Sundays are for…? Slow braised short ribs with butternut mash. A hearty winter warmer with fall off the bone meat and a buttery smokey honeyed butternut mash.
I always ask the guys at Country meat butchery and deli in Fourways, to cut me about 3kgs of short ribs from a full slab. I then portion them out into individual ribs, ready for braising.
For the short ribs
1.5 kg short ribs (approximately 8-12 ribs)
1 onion, finely sliced
4 garlic cloves, crushed
1 leek, finely chopped
1 carrot, finely chopped
4 sprigs of fresh thyme
1 cup red wine
1/2 cup soy sauce
1 tablespoon sugar
1/4 teaspoon freshly ground black pepper
2 tablespoons coconut oil (or olive oil)
salt and pepper to taste
2 teaspoons smoked paprika
For the butternut mash
1 butternut, skinned and sliced into chunks
1 teaspoon smoked paprika
2 tablespoons honey
2 tablespoons butter
salt and pepper to taste
Preheat the oven to 200 degrees C. Coat the beef short ribs with sprinkling of salt, pepper and smoked paprika and place in a hot frying pan with the coconut oil. Brown on all sides.
Cut up the onion, carrot, leek, thyme and garlic.
Transfer the seared short ribs, bone side up, to an oven roasting dish or dutch oven.
Add the vegetables to the frying pan and fry for about 3 minutes. Add the sugar, pepper and soy sauce and scrape the browned bits from the bottom of the pan. After a minute or two, add the red wine and let it bubble for another minute.
Pour the veggie, soy and wine mixture over the short ribs in the oven dish. Add more water just cover the ribs.
Put the lid on and braise/roast the short ribs for an hour. After an hour, turn the heat down to 160 degrees C for another 2 hours.
About 30 minutes before the ribs are ready, boil the butternut in salted water until soft.
Drain the liquid, add the paprika, honey and butter and mash it all up. You can use a stick blender if you wish. Season to taste with salt and pepper. What you’re looking for is a buttery puree/mash with a subtle hint of smokey paprika and some sweetness from the honey.
Remove the short rib from the oven and place in a roasting tray. Bump up the oven to full and grill the ribs for about 2-3 minutes – just to render and crisp up the fat.
Depending on the amount of liquid left in the original oven dish, you may want to reduce some of the braising liquid.
Take out the ribs, spoon over some of the braising liquid an let it rest for at least 5 minutes.
Make a quick salad of chopped cucumber, tomato and avocado with a rice vinegar and olive oil dressing. This will cut through the richness of the short rib.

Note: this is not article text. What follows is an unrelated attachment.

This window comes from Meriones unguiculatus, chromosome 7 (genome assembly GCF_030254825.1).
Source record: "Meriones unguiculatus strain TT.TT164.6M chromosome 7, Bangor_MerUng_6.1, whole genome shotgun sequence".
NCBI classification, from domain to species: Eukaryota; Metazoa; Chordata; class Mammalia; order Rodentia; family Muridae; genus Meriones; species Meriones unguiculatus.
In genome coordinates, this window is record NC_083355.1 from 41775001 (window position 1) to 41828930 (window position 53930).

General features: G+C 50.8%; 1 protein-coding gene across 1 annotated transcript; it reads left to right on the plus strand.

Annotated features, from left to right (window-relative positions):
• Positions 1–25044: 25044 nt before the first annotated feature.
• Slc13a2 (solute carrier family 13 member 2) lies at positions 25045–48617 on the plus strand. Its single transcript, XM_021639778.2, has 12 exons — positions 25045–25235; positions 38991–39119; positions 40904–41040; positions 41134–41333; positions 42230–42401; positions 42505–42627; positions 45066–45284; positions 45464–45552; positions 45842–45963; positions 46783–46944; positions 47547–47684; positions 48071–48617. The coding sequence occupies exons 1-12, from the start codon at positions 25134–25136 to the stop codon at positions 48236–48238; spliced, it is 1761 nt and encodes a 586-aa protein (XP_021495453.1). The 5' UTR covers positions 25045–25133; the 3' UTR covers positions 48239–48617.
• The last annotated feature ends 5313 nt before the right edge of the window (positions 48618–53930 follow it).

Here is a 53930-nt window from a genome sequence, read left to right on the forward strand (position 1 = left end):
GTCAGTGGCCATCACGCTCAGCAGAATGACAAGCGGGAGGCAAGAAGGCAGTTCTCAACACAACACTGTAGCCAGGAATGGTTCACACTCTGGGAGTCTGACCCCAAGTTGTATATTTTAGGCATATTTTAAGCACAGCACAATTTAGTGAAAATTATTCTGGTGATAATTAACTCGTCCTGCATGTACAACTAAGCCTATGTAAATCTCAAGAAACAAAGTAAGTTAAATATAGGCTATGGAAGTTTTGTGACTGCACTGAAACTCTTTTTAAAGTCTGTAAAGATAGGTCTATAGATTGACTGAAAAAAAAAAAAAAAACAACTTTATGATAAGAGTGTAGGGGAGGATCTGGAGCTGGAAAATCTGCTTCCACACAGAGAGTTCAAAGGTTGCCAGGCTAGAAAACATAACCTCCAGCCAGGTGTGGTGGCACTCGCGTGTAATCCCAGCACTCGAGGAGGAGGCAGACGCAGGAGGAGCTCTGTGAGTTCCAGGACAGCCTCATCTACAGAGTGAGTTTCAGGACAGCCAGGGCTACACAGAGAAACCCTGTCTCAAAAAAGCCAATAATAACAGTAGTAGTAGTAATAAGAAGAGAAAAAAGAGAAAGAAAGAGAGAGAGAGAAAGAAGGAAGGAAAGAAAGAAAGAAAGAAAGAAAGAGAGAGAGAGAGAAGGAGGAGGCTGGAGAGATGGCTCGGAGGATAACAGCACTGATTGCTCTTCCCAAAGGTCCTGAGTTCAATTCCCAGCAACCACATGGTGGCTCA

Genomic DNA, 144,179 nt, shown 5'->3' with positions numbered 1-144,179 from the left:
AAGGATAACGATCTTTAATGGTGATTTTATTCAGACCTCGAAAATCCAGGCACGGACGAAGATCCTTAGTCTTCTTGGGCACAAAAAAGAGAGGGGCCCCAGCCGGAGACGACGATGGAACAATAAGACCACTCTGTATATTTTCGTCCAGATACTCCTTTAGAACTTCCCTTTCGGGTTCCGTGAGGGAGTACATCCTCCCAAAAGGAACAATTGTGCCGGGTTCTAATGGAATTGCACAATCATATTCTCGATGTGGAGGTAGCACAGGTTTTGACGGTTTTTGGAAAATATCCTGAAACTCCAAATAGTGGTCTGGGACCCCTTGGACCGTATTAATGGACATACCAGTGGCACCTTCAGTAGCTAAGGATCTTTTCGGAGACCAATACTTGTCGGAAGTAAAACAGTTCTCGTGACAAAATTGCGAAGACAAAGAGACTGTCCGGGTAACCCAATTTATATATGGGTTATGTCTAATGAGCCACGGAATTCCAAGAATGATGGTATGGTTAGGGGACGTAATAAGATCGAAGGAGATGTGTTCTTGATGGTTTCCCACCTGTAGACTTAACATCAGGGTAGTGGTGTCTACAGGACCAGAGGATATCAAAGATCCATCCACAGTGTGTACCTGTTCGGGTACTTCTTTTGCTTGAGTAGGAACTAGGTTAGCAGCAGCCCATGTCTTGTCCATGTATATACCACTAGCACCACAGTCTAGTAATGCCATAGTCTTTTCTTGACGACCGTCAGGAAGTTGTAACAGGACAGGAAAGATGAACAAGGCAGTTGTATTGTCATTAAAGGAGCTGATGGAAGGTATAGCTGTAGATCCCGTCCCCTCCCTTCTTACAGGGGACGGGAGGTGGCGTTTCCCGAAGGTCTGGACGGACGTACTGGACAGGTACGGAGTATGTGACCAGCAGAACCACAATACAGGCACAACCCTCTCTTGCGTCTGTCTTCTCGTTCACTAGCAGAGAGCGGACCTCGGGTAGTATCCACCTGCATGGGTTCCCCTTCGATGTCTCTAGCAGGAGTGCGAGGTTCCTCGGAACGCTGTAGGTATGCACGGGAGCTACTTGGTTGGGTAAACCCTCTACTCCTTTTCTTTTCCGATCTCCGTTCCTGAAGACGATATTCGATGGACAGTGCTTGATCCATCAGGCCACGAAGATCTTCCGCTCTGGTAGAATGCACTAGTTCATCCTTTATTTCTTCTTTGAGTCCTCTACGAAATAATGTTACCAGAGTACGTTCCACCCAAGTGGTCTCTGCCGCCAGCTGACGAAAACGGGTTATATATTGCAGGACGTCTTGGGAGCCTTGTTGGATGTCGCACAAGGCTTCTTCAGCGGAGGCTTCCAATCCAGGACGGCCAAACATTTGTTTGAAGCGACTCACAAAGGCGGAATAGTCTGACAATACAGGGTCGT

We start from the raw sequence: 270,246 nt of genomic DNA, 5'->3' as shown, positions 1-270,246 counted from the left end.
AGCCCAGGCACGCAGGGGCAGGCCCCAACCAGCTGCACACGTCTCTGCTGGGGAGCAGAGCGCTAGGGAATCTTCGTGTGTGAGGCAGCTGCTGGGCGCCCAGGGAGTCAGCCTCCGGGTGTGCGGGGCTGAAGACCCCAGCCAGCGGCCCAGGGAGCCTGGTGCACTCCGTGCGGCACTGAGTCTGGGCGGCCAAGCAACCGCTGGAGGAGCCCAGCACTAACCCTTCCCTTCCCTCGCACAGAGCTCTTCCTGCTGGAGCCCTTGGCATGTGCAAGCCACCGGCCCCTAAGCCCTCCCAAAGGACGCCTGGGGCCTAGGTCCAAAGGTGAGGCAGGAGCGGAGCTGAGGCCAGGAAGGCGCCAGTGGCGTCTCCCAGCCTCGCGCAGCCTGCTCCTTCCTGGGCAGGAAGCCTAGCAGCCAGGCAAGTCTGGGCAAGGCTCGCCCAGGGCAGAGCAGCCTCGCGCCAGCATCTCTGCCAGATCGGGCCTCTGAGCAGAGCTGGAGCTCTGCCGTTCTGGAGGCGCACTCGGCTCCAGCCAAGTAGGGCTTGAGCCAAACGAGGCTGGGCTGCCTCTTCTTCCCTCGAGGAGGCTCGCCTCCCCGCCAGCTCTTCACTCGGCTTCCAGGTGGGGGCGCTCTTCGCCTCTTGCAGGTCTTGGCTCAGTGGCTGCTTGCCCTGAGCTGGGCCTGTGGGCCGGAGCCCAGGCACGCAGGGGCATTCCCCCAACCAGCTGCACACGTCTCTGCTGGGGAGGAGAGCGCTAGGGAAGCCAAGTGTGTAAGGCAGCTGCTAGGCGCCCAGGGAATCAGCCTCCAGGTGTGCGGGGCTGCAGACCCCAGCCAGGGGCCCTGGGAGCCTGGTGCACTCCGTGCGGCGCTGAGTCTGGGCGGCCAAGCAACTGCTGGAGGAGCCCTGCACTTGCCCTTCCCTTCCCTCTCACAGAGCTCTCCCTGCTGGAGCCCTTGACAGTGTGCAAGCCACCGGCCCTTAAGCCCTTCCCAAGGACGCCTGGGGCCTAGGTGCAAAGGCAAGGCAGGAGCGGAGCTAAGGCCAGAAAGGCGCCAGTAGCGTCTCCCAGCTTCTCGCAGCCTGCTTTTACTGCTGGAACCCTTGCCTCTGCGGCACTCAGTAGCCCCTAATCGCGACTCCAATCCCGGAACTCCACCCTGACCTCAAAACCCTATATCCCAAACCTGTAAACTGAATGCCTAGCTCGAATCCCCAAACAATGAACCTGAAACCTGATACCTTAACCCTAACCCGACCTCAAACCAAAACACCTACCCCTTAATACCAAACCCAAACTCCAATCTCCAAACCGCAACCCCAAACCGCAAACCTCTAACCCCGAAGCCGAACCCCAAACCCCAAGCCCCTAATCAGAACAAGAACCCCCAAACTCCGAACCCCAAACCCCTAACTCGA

Serve the short ribs on a bed of the mash and a spoonful of the braised vegetables and liquid.
After this hearty meal, you will probably want to go take a nap. You deserve it.
We often buy butternut (or as the Americans would say, butternut squash) in bulk on special and then run out of ideas on what to do with it because, let’s face it, there are only so many ways you can cook a butternut before getting sick of it. This recipe, however, has changed my outlook on butternut for good – it is the yummiest salad I have eaten in a very long time, and I’d even venture to say it was more delicious than similar salads I’ve eaten at restaurants. This recipe for roasted butternut, feta and baby spinach salad is adapted from Gina’s skinny recipes.
1 large butternut, peeled and diced
2 1/2 Tbsp olive oil
2 Tbsp golden syrup / honey
salt and freshly ground pepper
1 1/2 Tbsp apple cider vinegar / white balsamic vinegar
1/2 Tbsp minced baby green onion
2 tsp Dijon mustard
salt and fresh black pepper
2 cups baby spinach, washed and spun dry
1/4 cup raw chopped almonds
12 fresh cherries, quartered and pitted
1/4 cup crumbled feta
Preheat the oven to 200C.
In a large bowl, toss the butternut with 1 tablespoon of olive oil, 1 tablespoon syrup, salt to taste and fresh ground pepper.
Place on a baking sheet and roast in the centre of the oven for 20 – 25 minutes or until tender, turning half way.
Remove from the oven and let it cool to room temperature.
Meanwhile combine the vinegar, onion, 1 tablespoon syrup, mustard, oil, pinch of salt and black pepper to make the vinaigrette.